Note: Opinions expressed in commentary on KCAW are those of the author, and are not necessarily shared by the station’s board, staff, or volunteers.
The Sitka Summer Music Festival is rehabilitating Stevenson Hall, part of the Sheldon Jackson School National Historic Landmark, in an exciting, $4.2 million project to make this distinctive building a year-round center for the arts.
However, the current plan includes removing all of the windows and putting in plastic-clad replacements, and replacing nearly all of the exterior siding and trim. This would permanently degrade the Landmark and the look of the campus.
I’d like to share how using preservation best practices will achieve all the goals for the building, while preserving this historic site, and save substantial costs.
A top goal of the rehabilitation is to provide efficient heating and comfort year-round, and climate control to protect valuable musical instruments.
The good news is that all of the benefits of replacing windows — air sealing, climate control, comfort, and energy efficiency — are achieved by adding an interior storm window. This is easily verified, with decades of studies across the US, Canada and Europe. You can also get models that open.
Allen Hall/Odess Theater, on the Sheldon Jackson campus, has all its original windows and siding, with interior storm windows, and is extremely energy efficient.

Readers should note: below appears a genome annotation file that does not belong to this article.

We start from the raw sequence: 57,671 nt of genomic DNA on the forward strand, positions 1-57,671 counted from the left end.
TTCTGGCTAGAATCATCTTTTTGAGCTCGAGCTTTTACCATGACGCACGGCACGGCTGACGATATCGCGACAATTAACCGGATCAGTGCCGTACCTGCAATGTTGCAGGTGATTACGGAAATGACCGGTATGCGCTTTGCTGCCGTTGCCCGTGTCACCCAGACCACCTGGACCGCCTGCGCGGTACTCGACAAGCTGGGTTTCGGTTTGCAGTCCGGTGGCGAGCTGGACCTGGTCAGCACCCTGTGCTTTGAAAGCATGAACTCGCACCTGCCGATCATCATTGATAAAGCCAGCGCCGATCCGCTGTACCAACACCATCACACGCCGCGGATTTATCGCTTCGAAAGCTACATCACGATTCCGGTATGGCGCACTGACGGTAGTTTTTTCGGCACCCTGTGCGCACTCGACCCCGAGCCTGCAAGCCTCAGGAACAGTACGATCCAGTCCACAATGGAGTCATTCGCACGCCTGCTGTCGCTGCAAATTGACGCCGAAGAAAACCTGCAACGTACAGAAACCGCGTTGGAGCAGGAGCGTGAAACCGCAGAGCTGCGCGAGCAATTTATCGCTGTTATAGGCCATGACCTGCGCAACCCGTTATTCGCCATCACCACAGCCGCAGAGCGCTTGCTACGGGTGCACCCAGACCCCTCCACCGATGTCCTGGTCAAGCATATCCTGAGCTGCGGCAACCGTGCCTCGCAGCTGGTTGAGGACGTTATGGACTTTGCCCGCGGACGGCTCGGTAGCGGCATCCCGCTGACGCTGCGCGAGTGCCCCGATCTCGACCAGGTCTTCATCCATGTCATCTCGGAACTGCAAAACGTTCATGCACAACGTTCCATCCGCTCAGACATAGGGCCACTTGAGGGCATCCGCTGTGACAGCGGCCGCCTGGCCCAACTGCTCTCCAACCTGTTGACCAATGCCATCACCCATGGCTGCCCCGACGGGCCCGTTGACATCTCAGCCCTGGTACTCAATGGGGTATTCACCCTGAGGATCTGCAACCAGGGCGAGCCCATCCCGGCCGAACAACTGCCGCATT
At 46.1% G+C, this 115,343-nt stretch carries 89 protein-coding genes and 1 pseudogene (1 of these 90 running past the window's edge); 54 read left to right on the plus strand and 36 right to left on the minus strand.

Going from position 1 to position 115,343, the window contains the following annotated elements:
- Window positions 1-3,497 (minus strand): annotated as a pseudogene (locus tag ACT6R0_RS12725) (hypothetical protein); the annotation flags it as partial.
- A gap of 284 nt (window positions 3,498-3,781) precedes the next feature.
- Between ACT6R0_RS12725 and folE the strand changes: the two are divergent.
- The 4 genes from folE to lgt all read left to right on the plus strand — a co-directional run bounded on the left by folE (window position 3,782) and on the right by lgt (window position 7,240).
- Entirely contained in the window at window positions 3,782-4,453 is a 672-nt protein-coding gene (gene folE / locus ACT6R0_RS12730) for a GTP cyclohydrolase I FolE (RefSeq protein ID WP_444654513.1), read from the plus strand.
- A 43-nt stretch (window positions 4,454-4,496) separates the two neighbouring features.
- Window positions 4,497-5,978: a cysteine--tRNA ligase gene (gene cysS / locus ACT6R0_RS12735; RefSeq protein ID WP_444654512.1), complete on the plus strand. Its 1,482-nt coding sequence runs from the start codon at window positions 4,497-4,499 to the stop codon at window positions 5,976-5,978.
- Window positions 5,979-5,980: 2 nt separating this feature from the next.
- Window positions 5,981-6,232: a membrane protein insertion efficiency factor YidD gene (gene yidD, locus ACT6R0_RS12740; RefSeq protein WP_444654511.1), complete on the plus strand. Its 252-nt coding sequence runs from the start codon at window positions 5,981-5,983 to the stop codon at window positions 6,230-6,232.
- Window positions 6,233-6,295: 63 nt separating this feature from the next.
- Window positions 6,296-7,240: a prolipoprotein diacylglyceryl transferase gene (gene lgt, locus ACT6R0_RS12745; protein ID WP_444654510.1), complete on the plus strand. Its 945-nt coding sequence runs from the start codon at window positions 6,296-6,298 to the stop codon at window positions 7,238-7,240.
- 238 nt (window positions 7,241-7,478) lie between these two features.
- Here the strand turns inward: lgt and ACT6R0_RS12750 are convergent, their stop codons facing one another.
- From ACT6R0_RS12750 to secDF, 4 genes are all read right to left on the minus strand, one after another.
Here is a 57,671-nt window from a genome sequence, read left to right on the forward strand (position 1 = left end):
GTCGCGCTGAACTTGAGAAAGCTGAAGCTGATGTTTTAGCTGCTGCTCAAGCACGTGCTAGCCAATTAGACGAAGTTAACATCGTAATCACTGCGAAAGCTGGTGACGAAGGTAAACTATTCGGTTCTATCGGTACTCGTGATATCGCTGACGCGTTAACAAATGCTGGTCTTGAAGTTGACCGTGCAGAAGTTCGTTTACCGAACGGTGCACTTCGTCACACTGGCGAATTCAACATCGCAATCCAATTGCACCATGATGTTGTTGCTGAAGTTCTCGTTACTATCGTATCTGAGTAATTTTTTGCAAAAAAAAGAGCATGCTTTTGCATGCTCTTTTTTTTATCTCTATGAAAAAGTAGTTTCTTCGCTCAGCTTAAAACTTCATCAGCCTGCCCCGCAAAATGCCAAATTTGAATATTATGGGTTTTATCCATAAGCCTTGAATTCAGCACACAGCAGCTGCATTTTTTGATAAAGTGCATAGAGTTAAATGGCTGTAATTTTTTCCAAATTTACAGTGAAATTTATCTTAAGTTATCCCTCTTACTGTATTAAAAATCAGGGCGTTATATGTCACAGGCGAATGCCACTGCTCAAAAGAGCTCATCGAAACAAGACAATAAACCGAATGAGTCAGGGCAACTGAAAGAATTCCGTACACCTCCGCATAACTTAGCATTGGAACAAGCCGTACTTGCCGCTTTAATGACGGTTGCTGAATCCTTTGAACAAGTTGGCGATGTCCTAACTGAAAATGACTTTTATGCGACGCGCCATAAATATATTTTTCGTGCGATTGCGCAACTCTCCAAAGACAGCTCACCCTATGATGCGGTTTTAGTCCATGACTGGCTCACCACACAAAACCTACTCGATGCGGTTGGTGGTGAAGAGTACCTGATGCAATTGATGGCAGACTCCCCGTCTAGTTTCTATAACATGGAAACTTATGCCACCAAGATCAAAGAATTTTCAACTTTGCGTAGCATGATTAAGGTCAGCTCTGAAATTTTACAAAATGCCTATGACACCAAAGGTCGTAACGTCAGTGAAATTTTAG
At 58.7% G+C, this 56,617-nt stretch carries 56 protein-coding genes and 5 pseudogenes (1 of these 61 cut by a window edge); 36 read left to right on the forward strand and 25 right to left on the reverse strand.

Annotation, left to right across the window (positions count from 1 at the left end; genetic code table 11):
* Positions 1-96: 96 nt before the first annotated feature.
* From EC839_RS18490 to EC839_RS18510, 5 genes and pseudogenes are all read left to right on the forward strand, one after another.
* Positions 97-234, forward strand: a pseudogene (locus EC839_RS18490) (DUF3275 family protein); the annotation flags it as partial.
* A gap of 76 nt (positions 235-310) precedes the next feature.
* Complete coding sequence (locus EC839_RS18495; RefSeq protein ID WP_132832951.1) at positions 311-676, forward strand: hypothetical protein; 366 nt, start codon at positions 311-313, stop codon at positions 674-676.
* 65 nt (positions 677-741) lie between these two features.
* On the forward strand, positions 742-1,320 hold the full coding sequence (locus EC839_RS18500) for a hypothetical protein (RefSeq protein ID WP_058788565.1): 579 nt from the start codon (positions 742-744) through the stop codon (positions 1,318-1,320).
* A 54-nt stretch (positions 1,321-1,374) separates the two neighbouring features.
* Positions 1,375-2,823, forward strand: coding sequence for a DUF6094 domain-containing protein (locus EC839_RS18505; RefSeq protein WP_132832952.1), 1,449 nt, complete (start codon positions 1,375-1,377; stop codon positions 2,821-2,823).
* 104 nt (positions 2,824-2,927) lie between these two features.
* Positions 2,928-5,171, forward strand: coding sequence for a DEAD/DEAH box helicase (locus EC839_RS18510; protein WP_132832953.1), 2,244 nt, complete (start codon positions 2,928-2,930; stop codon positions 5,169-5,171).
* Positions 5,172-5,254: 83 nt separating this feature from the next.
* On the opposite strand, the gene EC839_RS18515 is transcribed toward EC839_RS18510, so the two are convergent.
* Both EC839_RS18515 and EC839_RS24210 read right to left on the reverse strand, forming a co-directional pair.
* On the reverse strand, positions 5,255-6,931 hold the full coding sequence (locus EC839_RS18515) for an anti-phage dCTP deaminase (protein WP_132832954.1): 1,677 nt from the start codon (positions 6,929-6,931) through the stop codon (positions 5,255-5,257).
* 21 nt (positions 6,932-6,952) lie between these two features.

Replacement costs more than restoration: the replacement Andersen window itself ($2,300) nearly twice the cost of professional window restoration ($1,300), plus, replacement requires substantial additional work – including removing siding, and making all new trim, because the old won’t fit.
The existing wall assembly functions well. Restoring siding and trim in place saves history and money.
Replacement windows do not look like the originals. They install flush with the outside wall; dividers are fake; all the exterior surfaces are plastic; trim protrudes. They don’t look right, especially next to this suite of intact buildings.
Replacement windows don’t last – manufacturers say a few decades at most, with seals failing and parts breaking down on an exponential curve. Replacement is absolutely not a long-term solution.
Professionally restored windows last and take no more maintenance than wood siding.
It is probably hard to imagine a historic building that is also modern in its function, but this is readily achievable with modern preservation practice. There is no conflict between modernization and preservation.
When they purchased Stevenson Hall, the Sitka Summer Music Festival accepted the responsibility to preserve what makes this place worthy of national recognition. Restoring windows and siding will put the Festival right with the mandatory plat notes and with a 2014 Covenant on this property.
Stevenson Hall can be a showpiece of how to do preservation right. A bonus is dramatic cost savings, now and in the future, because the next board won’t have to be replacing the replacements. Genuine historic places are an important connection to our past, and a magnet for supporters, even those who don’t (yet) have an interest in classical music.
Stevenson Hall can be a proud legacy of the Sitka Summer Music Festival for generations to come. This has been Rebecca Poulson.
References and sources are at historicpreservationsitka.wordpress.com.